Dysphonia in very preterm children: a review of the evidence
MetadataShow full item record
INTRODUCTION: Intubation is a known risk factor for dysphonia yet is essential in the perinatal care of many very preterm infants. Children born preterm, who are frequently resuscitated with endotracheal intubation, may be at risk of dysphonia at school age and beyond. OBJECTIVES: To identify and describe the evidence pertaining to long-term voice outcomes and risk factors for developing dysphonia in preterm children. RESULTS: In addition to case studies and series, three larger-scale studies have reported on dysphonia and voice outcomes in preterm children. Studies reporting treatment outcomes were not available. Factors associated with poor voice outcomes included female gender, birth weight <1,000 g, birth at <27 weeks' gestation, surgical closure of patent ductus arteriosus, emergency versus elective intubations and multiple intubations. Adverse voice outcomes were associated with laryngeal pathology and compensatory supraglottic compression. CONCLUSIONS: Dysphonia is a newly reported, long-term complication of preterm birth, yet the number of relevant studies remains limited. Further research is required to confirm the risk factors for developing dysphonia, which will inform future voice treatment studies.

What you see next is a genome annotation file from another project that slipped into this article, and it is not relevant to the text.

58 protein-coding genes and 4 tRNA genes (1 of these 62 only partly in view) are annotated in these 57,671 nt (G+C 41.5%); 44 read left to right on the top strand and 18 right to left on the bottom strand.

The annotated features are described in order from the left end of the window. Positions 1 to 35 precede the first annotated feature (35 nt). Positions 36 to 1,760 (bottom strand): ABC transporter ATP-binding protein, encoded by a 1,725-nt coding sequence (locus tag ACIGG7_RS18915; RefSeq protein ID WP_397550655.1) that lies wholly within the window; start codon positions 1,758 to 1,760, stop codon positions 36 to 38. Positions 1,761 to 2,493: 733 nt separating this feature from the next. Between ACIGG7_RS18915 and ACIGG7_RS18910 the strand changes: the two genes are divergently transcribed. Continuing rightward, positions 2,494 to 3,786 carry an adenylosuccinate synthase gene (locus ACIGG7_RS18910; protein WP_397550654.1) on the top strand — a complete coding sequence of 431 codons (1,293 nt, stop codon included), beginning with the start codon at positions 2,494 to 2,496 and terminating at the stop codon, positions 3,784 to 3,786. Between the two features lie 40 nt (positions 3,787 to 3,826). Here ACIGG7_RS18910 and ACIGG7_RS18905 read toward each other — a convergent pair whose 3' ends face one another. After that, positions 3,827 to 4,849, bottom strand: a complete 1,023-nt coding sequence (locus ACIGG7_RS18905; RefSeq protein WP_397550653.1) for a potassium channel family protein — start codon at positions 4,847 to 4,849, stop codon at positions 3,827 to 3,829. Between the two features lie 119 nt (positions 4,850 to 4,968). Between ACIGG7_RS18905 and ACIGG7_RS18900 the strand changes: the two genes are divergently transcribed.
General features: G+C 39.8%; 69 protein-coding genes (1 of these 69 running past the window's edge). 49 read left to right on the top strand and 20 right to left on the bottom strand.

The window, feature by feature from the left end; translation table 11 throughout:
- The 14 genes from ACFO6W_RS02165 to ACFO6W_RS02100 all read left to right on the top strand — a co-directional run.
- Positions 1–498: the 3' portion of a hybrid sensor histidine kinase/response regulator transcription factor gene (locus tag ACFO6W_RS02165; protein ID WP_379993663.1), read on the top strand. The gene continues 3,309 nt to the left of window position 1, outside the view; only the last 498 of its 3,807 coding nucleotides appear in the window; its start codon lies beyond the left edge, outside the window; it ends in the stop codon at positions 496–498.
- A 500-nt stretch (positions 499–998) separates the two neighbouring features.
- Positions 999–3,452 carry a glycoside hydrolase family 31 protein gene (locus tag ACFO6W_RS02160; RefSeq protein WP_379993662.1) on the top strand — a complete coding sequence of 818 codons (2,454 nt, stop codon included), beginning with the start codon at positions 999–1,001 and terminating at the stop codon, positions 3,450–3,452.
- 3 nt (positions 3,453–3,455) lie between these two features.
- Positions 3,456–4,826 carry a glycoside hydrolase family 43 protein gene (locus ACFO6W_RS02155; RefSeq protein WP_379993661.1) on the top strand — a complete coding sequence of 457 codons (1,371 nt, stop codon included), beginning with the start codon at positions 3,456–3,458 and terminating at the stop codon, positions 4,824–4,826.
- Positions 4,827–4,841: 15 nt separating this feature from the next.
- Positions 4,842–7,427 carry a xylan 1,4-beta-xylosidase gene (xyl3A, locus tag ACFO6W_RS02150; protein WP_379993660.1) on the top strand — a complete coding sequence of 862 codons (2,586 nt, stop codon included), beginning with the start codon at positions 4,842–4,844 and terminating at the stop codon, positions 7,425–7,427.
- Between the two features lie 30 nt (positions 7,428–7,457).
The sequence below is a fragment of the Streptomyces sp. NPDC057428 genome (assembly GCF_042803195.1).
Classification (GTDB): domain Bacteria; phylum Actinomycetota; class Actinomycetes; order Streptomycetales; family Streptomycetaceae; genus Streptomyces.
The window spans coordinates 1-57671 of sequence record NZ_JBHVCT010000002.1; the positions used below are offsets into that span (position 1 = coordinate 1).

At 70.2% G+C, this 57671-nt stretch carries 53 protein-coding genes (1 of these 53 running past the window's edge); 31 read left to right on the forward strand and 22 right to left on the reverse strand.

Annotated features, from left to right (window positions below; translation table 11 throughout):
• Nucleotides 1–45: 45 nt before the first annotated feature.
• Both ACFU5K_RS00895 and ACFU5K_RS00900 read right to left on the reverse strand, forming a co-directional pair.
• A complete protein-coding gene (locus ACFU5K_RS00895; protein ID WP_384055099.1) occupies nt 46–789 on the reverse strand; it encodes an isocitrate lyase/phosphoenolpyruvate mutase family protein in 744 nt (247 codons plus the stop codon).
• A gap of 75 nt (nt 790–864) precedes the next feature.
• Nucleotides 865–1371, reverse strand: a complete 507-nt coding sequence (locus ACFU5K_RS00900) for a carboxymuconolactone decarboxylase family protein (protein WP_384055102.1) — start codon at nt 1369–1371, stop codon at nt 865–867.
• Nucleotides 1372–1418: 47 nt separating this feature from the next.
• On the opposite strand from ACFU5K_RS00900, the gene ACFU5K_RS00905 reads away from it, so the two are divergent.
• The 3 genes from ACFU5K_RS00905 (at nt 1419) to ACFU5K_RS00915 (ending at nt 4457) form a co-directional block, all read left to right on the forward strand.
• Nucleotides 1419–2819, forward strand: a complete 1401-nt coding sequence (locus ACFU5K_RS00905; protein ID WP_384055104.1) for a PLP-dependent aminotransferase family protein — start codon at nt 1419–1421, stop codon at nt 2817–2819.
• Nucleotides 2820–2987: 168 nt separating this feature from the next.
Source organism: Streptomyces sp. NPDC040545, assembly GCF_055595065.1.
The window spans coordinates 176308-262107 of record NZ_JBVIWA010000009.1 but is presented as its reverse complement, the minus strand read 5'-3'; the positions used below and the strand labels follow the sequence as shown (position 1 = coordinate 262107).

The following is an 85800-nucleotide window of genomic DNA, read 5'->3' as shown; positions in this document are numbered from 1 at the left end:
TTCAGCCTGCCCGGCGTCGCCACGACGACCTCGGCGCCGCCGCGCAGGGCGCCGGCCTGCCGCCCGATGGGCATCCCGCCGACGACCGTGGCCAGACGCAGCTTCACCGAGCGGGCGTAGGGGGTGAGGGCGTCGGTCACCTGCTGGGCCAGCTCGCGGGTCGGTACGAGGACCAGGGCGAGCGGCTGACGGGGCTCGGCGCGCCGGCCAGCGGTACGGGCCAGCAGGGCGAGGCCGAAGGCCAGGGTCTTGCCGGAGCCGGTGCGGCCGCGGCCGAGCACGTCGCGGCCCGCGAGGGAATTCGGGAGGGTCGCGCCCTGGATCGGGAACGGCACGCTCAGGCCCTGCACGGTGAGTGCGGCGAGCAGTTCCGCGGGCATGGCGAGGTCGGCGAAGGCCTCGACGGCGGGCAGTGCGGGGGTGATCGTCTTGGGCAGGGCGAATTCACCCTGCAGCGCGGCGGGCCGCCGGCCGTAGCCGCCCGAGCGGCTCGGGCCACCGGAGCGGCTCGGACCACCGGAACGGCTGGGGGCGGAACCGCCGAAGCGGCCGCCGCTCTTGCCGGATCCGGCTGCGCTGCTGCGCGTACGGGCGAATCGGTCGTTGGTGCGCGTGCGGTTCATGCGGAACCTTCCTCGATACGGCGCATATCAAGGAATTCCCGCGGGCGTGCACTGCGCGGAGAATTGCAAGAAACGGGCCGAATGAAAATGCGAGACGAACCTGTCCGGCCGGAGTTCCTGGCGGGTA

Showing items related by title, author, creator and subject.
Reynolds, Mary; Meldrum, S.; Simmer, K.; Vijayasekaran, S.; French, N. (2016)Background and objective Very preterm children may be at risk of voice abnormalities (dysphonia). Risk factors previously identified in extremely preterm children include female gender, multiple intubations, complicated ...
Reynolds, Mary; Meldrum, S.; Simmer, K.; Vijayasekaran, S.; French, N. (2016)INTRODUCTION: Dysphonia is a potential long-term complication of preterm birth. Childhood voice disorders caused by vocal hyperfunction resolve with pubertal changes to the vocal mechanism in many cases. In extremely ...
Reynolds, Mary; Meldrum, S.; Simmer, K.; Vijayasekaran, S.; French, N. (2014)BACKGROUND: Mild dysphonia in childhood is surprisingly common, yet moderate to severe dysphonia is rare. The latter has been associated with complex medical conditions and congenital abnormalities. Intubation injury has ...